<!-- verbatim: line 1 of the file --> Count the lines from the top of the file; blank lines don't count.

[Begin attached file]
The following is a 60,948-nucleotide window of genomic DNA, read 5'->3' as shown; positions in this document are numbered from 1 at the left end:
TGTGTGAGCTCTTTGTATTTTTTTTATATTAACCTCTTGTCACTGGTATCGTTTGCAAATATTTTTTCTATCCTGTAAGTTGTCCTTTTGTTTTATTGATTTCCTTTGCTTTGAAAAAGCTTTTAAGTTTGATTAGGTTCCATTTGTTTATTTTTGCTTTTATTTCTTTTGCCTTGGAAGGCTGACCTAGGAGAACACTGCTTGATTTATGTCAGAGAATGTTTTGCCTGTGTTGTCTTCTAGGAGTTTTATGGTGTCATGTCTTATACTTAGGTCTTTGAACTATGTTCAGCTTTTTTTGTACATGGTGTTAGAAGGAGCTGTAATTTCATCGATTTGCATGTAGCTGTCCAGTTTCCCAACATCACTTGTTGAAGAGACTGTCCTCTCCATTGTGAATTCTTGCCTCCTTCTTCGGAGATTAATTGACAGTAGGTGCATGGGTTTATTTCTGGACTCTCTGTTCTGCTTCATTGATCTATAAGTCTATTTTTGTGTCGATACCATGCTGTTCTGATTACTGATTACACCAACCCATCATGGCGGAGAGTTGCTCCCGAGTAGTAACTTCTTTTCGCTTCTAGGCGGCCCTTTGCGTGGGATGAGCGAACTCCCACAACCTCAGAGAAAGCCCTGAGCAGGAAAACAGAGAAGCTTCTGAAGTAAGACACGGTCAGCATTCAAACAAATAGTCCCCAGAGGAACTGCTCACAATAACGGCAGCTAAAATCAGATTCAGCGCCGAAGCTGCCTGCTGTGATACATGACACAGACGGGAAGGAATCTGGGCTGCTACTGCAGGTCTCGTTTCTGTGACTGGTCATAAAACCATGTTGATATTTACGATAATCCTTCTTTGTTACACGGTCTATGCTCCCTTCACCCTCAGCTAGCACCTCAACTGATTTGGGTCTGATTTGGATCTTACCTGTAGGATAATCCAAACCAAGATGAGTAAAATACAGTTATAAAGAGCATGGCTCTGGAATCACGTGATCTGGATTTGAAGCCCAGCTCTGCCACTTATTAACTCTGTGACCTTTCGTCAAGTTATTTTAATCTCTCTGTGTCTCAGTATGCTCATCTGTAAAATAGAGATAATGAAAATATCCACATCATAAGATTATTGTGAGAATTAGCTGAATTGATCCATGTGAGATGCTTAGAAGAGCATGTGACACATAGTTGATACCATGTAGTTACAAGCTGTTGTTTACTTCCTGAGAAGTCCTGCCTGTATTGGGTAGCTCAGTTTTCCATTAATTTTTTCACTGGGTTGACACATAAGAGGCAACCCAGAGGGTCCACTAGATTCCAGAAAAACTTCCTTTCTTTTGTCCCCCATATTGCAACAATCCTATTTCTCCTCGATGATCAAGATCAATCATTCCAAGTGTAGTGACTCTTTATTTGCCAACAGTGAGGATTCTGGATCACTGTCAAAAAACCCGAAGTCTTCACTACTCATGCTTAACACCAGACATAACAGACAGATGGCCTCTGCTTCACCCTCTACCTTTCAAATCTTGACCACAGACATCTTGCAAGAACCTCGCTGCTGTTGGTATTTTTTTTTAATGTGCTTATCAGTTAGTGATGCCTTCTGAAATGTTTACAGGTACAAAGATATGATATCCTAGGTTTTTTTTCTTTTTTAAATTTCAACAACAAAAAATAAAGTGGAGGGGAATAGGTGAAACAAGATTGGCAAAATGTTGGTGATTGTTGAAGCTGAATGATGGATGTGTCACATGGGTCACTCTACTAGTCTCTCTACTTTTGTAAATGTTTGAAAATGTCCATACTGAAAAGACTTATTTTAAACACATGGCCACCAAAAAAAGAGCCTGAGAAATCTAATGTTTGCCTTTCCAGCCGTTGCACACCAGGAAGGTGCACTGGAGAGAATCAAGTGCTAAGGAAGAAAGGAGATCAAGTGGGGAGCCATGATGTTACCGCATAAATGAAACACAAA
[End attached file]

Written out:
The following is a 60,948-nucleotide window of genomic DNA, read 5'->3' as shown; positions in this document are numbered from 1 at the left end: